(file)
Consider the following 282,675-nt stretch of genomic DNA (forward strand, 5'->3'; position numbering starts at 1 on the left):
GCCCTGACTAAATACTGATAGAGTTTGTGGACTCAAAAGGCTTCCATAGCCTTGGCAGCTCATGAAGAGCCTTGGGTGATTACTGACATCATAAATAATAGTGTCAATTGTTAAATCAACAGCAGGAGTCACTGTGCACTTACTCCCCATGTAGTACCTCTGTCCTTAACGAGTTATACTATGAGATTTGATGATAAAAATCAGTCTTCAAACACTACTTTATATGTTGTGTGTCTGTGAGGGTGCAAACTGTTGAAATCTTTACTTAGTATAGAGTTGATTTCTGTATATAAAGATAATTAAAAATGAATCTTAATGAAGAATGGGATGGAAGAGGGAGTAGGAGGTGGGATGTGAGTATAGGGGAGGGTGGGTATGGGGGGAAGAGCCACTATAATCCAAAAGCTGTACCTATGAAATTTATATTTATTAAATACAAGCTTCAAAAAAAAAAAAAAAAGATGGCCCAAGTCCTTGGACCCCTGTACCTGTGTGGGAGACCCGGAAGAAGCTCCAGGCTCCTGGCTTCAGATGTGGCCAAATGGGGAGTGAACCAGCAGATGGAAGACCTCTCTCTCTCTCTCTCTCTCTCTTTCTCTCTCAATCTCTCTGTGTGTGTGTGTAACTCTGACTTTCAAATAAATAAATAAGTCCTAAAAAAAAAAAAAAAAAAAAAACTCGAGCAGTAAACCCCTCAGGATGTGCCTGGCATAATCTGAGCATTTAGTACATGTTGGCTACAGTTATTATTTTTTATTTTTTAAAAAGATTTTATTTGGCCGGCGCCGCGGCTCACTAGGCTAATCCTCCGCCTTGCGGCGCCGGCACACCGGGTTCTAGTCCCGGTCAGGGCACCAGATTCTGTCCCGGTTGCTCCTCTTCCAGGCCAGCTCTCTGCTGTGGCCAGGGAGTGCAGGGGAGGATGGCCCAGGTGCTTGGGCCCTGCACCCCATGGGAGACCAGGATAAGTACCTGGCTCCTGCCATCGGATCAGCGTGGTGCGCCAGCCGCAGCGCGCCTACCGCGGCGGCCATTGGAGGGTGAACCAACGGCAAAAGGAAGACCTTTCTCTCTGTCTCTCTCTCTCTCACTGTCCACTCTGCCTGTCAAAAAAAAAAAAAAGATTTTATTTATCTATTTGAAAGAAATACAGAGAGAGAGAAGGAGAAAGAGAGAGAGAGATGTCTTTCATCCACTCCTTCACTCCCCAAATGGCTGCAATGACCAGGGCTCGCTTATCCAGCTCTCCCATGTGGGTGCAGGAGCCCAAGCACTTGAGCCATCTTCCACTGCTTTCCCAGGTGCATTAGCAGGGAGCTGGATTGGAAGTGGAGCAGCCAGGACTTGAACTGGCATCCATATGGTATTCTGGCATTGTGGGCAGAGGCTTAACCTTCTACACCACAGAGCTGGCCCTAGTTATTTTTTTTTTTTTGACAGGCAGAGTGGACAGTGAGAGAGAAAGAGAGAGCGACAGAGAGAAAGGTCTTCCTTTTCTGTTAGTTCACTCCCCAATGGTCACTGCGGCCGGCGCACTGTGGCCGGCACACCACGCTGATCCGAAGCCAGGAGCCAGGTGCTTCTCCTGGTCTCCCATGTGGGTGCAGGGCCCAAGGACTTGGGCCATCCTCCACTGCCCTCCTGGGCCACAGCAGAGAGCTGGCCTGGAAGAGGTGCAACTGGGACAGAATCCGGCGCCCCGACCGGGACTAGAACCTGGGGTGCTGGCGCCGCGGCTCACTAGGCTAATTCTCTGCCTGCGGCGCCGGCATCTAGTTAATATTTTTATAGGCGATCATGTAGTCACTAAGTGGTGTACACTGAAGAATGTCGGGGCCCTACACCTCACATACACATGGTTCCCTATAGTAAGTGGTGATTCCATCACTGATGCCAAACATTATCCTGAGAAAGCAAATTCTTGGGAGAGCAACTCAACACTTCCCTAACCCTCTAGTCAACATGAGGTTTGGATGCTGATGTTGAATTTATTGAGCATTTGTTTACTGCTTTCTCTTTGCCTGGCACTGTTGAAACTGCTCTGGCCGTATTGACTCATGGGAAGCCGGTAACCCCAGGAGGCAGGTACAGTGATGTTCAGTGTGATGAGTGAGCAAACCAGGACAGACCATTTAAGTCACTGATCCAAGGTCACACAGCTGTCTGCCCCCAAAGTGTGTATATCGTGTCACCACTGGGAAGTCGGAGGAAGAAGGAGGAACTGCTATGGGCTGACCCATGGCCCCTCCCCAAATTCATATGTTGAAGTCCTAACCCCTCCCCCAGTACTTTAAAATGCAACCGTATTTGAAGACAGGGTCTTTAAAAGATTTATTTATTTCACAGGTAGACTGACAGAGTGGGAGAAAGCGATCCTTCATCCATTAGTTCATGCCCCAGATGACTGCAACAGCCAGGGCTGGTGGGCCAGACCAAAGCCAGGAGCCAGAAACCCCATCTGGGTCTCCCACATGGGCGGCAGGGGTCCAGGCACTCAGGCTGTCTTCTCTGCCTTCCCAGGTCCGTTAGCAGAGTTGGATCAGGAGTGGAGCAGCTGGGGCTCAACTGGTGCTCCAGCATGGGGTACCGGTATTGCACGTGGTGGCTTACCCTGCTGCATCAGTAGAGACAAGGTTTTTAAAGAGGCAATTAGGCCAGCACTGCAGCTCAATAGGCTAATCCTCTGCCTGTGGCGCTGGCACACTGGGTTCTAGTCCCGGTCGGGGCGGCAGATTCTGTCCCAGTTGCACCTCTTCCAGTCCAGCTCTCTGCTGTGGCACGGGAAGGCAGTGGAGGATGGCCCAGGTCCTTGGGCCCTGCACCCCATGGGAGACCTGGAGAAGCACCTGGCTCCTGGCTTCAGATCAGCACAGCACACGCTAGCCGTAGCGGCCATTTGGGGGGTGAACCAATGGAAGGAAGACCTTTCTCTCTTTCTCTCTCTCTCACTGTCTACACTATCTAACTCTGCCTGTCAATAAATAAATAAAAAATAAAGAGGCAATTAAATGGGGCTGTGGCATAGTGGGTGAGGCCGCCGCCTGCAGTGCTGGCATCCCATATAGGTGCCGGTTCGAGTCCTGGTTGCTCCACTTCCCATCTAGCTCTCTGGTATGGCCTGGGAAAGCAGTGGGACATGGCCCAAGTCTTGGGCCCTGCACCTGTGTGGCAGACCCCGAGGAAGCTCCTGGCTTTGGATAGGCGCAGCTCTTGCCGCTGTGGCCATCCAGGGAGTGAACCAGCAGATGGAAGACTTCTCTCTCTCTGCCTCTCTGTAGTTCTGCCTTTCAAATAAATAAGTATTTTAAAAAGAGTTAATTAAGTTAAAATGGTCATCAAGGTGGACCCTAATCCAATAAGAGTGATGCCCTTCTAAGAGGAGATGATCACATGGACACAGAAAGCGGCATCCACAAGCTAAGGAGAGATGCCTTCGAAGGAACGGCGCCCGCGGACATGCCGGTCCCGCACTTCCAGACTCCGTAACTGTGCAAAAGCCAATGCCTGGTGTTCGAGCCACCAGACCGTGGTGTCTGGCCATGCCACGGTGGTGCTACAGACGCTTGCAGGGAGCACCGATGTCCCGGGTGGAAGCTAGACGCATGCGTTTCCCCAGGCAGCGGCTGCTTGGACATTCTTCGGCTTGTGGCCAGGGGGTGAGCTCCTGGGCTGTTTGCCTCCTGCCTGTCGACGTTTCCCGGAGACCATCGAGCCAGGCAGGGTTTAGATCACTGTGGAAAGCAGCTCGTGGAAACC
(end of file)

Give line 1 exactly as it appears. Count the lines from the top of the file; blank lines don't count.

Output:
Consider the following 282,675-nt stretch of genomic DNA (forward strand, 5'->3'; position numbering starts at 1 on the left):